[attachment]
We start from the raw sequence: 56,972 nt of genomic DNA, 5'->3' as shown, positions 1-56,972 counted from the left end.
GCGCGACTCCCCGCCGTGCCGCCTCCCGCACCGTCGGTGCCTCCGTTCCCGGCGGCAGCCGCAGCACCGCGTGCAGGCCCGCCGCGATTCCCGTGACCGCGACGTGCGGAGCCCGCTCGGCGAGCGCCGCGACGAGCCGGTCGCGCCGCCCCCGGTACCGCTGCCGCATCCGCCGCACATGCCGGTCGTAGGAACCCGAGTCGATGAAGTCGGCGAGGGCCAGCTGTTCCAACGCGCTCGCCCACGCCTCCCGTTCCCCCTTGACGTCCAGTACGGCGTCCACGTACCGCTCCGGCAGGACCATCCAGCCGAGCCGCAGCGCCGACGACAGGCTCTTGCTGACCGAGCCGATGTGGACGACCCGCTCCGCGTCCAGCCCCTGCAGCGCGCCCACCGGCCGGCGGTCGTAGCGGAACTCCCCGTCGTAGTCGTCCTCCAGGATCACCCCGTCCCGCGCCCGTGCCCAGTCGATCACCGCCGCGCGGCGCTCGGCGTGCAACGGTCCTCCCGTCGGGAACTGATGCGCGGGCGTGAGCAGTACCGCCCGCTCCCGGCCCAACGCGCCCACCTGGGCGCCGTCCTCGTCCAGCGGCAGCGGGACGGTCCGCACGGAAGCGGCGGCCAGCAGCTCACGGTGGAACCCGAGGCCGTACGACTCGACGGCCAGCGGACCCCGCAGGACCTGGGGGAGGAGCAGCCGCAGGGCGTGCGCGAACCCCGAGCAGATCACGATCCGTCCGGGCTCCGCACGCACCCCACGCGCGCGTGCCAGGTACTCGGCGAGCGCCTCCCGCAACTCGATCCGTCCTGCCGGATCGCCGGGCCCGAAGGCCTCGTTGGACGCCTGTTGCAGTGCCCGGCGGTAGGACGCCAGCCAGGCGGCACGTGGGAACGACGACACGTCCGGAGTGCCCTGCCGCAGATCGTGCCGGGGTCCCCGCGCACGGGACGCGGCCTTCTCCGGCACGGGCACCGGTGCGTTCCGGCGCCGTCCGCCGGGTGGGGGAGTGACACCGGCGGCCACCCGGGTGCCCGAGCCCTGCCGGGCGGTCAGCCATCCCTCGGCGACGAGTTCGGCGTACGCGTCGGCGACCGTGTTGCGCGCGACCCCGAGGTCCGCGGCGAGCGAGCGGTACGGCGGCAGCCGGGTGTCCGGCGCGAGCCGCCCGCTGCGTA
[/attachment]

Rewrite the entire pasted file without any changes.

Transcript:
We start from the raw sequence: 56,972 nt of genomic DNA, 5'->3' as shown, positions 1-56,972 counted from the left end.
GCGCGACTCCCCGCCGTGCCGCCTCCCGCACCGTCGGTGCCTCCGTTCCCGGCGGCAGCCGCAGCACCGCGTGCAGGCCCGCCGCGATTCCCGTGACCGCGACGTGCGGAGCCCGCTCGGCGAGCGCCGCGACGAGCCGGTCGCGCCGCCCCCGGTACCGCTGCCGCATCCGCCGCACATGCCGGTCGTAGGAACCCGAGTCGATGAAGTCGGCGAGGGCCAGCTGTTCCAACGCGCTCGCCCACGCCTCCCGTTCCCCCTTGACGTCCAGTACGGCGTCCACGTACCGCTCCGGCAGGACCATCCAGCCGAGCCGCAGCGCCGACGACAGGCTCTTGCTGACCGAGCCGATGTGGACGACCCGCTCCGCGTCCAGCCCCTGCAGCGCGCCCACCGGCCGGCGGTCGTAGCGGAACTCCCCGTCGTAGTCGTCCTCCAGGATCACCCCGTCCCGCGCCCGTGCCCAGTCGATCACCGCCGCGCGGCGCTCGGCGTGCAACGGTCCTCCCGTCGGGAACTGATGCGCGGGCGTGAGCAGTACCGCCCGCTCCCGGCCCAACGCGCCCACCTGGGCGCCGTCCTCGTCCAGCGGCAGCGGGACGGTCCGCACGGAAGCGGCGGCCAGCAGCTCACGGTGGAACCCGAGGCCGTACGACTCGACGGCCAGCGGACCCCGCAGGACCTGGGGGAGGAGCAGCCGCAGGGCGTGCGCGAACCCCGAGCAGATCACGATCCGTCCGGGCTCCGCACGCACCCCACGCGCGCGTGCCAGGTACTCGGCGAGCGCCTCCCGCAACTCGATCCGTCCTGCCGGATCGCCGGGCCCGAAGGCCTCGTTGGACGCCTGTTGCAGTGCCCGGCGGTAGGACGCCAGCCAGGCGGCACGTGGGAACGACGACACGTCCGGAGTGCCCTGCCGCAGATCGTGCCGGGGTCCCCGCGCACGGGACGCGGCCTTCTCCGGCACGGGCACCGGTGCGTTCCGGCGCCGTCCGCCGGGTGGGGGAGTGACACCGGCGGCCACCCGGGTGCCCGAGCCCTGCCGGGCGGTCAGCCATCCCTCGGCGACGAGTTCGGCGTACGCGTCGGCGACCGTGTTGCGCGCGACCCCGAGGTCCGCGGCGAGCGAGCGGTACGGCGGCAGCCGGGTGTCCGGCGCGAGCCGCCCGCTGCGTA